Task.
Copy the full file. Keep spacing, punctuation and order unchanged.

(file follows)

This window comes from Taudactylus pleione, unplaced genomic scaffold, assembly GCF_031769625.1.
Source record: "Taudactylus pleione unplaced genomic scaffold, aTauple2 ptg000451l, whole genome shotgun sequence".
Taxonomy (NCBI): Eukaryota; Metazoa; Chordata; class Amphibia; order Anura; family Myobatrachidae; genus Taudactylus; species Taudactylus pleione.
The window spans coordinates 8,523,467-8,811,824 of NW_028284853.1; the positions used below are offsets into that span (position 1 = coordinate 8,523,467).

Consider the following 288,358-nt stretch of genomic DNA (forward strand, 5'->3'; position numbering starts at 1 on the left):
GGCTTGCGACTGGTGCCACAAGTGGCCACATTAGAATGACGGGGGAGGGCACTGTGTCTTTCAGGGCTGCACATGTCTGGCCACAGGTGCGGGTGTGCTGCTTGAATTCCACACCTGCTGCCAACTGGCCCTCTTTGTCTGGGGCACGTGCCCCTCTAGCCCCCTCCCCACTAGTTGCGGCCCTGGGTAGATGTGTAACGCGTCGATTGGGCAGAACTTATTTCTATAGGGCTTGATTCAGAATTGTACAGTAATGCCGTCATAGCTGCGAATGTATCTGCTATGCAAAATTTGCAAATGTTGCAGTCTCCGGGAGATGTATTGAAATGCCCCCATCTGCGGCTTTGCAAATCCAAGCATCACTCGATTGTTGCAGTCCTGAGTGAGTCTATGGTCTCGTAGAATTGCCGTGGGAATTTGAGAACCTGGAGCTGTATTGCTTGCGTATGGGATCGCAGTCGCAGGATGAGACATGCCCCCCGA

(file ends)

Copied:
This window comes from Taudactylus pleione, unplaced genomic scaffold, assembly GCF_031769625.1.
Source record: "Taudactylus pleione unplaced genomic scaffold, aTauple2 ptg000451l, whole genome shotgun sequence".
Taxonomy (NCBI): Eukaryota; Metazoa; Chordata; class Amphibia; order Anura; family Myobatrachidae; genus Taudactylus; species Taudactylus pleione.
The window spans coordinates 8,523,467-8,811,824 of NW_028284853.1; the positions used below are offsets into that span (position 1 = coordinate 8,523,467).

Consider the following 288,358-nt stretch of genomic DNA (forward strand, 5'->3'; position numbering starts at 1 on the left):
GGCTTGCGACTGGTGCCACAAGTGGCCACATTAGAATGACGGGGGAGGGCACTGTGTCTTTCAGGGCTGCACATGTCTGGCCACAGGTGCGGGTGTGCTGCTTGAATTCCACACCTGCTGCCAACTGGCCCTCTTTGTCTGGGGCACGTGCCCCTCTAGCCCCCTCCCCACTAGTTGCGGCCCTGGGTAGATGTGTAACGCGTCGATTGGGCAGAACTTATTTCTATAGGGCTTGATTCAGAATTGTACAGTAATGCCGTCATAGCTGCGAATGTATCTGCTATGCAAAATTTGCAAATGTTGCAGTCTCCGGGAGATGTATTGAAATGCCCCCATCTGCGGCTTTGCAAATCCAAGCATCACTCGATTGTTGCAGTCCTGAGTGAGTCTATGGTCTCGTAGAATTGCCGTGGGAATTTGAGAACCTGGAGCTGTATTGCTTGCGTATGGGATCGCAGTCGCAGGATGAGACATGCCCCCCGA